E.g., 02/28/2024
E.g., 02/28/2024
Diaspora Engagement

Diaspora Engagement

_ChinatownLondon

Governments at both ends of the migration cycle increasingly recognize the value that diaspora populations bring to development efforts and are seeking ways to magnify the human capital and financial resources that emigrants and their descendants contribute to development in their countries of origin. Beyond the remittances they generate, diaspora members fulfill a key development role in their countries of origin: as major direct investors in critical and emerging industries, generous philanthropists and first movers in the growth of important sectors such as tourism, and in the development of human capital.

 

Recent Activity

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Reports
November 2008
By  Demetrios G. Papademetriou, Will Somerville and Hiroyuki Tanaka
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Reports
October 2008
By  Michael J. White and Inku Subedi
Articles
Articles
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Policy Briefs
July 2008
By  Aaron Terrazas, Jamie Durana and Will Somerville
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Reports
September 2007
By  Demetrios G. Papademetriou and Gregory A. Maniatis
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Articles

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Recent Activity

Books
September, 2009

This book explores how developing-country governments have institutionalized ties with emigrants and their descendents. It offers an unprecedented taxonomy of 45 diaspora-engaging institutions found in 30 developing countries, exploring their activities and objectives. It also provides important practitioner insights from Mali, Mexico, and the Philippines.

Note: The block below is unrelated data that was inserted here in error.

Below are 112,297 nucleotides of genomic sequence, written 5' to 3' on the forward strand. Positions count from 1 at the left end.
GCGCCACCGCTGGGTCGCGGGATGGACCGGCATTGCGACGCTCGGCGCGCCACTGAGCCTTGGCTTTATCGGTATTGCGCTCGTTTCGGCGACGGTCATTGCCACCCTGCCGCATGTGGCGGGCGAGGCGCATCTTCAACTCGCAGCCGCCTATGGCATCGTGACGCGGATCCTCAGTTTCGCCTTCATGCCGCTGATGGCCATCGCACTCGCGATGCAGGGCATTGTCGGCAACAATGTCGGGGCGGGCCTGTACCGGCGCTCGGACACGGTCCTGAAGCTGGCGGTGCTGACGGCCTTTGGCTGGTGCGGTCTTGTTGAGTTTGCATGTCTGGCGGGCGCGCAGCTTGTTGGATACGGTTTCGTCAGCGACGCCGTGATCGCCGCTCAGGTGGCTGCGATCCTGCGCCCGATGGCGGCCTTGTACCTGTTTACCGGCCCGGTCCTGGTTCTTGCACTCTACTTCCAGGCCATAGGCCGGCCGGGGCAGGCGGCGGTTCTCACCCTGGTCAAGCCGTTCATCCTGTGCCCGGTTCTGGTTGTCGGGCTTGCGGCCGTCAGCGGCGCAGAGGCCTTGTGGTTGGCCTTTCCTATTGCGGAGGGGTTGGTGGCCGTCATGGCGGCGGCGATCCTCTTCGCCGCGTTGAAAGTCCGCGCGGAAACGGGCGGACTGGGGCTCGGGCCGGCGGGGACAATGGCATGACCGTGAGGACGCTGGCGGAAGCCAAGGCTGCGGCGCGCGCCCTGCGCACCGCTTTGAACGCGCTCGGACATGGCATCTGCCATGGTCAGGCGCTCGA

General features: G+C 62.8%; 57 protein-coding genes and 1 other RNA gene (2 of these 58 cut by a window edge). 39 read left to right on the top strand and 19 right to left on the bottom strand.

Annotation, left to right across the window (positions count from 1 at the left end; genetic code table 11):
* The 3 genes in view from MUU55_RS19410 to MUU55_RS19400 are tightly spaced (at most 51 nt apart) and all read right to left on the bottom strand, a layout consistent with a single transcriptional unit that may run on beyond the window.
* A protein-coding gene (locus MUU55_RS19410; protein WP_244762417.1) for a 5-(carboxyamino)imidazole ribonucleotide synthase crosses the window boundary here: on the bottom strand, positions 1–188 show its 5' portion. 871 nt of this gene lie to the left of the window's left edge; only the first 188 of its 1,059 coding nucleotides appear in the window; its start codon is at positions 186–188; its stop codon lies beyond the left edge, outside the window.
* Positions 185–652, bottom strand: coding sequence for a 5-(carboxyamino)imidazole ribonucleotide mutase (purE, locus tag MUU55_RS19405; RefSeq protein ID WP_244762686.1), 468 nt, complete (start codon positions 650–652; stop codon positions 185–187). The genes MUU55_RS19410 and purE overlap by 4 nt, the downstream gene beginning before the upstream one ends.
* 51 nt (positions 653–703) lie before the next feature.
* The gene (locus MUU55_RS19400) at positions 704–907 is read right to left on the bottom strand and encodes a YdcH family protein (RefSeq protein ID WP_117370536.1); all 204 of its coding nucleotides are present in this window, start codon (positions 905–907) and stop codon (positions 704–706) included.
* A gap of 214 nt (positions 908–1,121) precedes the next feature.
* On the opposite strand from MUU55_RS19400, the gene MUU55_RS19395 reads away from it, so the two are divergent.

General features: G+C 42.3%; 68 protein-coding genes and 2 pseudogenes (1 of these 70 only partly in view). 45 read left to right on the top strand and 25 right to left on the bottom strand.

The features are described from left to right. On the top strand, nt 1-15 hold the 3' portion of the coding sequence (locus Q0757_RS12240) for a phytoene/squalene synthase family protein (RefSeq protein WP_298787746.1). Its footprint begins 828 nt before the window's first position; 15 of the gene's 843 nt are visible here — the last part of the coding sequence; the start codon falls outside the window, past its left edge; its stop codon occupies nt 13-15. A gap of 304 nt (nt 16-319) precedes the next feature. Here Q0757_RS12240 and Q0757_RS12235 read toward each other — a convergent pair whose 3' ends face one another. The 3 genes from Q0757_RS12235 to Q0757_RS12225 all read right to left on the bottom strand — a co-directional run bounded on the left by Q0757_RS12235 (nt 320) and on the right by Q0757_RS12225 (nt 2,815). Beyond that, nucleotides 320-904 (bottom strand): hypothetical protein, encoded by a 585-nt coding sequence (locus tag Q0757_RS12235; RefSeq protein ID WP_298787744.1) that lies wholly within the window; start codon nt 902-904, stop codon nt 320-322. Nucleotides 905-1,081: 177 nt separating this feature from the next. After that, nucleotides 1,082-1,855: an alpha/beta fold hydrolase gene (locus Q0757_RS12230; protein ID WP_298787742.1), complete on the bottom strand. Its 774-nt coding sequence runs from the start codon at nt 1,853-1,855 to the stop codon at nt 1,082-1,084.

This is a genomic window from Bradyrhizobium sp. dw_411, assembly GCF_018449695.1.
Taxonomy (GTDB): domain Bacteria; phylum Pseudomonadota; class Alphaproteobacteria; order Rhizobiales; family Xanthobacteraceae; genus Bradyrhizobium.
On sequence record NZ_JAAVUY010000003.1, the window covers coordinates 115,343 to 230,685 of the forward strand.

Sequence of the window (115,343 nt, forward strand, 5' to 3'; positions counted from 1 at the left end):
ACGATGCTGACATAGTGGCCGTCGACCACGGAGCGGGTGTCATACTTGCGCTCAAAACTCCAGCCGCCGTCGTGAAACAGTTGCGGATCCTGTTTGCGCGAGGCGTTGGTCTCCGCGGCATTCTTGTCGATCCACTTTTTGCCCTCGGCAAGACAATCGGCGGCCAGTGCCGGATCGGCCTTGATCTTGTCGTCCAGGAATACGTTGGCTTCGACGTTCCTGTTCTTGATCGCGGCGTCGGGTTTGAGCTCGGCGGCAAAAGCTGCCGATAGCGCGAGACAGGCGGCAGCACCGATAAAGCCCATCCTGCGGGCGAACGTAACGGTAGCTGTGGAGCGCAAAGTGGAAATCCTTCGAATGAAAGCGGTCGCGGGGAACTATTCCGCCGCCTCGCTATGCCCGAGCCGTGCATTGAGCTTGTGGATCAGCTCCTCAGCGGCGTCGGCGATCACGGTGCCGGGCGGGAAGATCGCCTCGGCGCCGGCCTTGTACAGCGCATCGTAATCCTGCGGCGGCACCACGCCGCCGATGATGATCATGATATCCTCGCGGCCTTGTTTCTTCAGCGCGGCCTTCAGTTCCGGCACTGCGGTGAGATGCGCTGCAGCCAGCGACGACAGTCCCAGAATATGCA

Reports
November 2008

This report explores the need for nations to adjust their thinking and policy toward attracting the coveted elite class of highly skilled global talent as emerging and middle-income countries increasingly attempt to woo back their nationals and engage their diaspora to help move their economy forward.

Articles

Tibetans have integrated into Asian and Western societies since 1959 with different types of outcomes. In Part II of our two-part series, Seonaigh MacPherson, Anne-Sophie Bentz, and Dawa Bhuti Ghoso examine integration experiences, the diaspora's political success, the gaps between those in Tibet and Tibetans abroad, and what lies ahead for the Tibetan diaspora.

Reports
October 2008

China and India are major players in international migration. Both countries have very large populations that will continue to grow in the coming years. The available pool of potential migrants from China and India will remain high although population size and density (known as demographic variability) will change from year to year in both countries.

Articles

Approximately 122,000 Tibetans, including those of Tibetan ancestry, live outside their homeland. Seonaigh MacPherson, Anne-Sophie Bentz, and Dawa Bhuti Ghoso provide an in-depth look at Tibetan history and Tibetans' migration to India and the West in this first of our two-part series on the Tibetan diaspora.

Policy Briefs
July 2008

This brief takes a look at hometown associations (HTAs)—immigrant organizations based on a common hometown—and their often overlooked function as integration intermediaries in their country of destination.

Reports
September 2007

This report examines the ways in which governments can make the emerging global mobility system work better for European migrant-receiving countries, their developing-country partners, and the migrants themselves.

Articles
While Ethiopians have long followed seasonal migration patterns within the Horn of Africa, it was only after the political upheavals of the 1970s that they began to settle in the West, as MPI's Aaron Matteo Terrazas reports.

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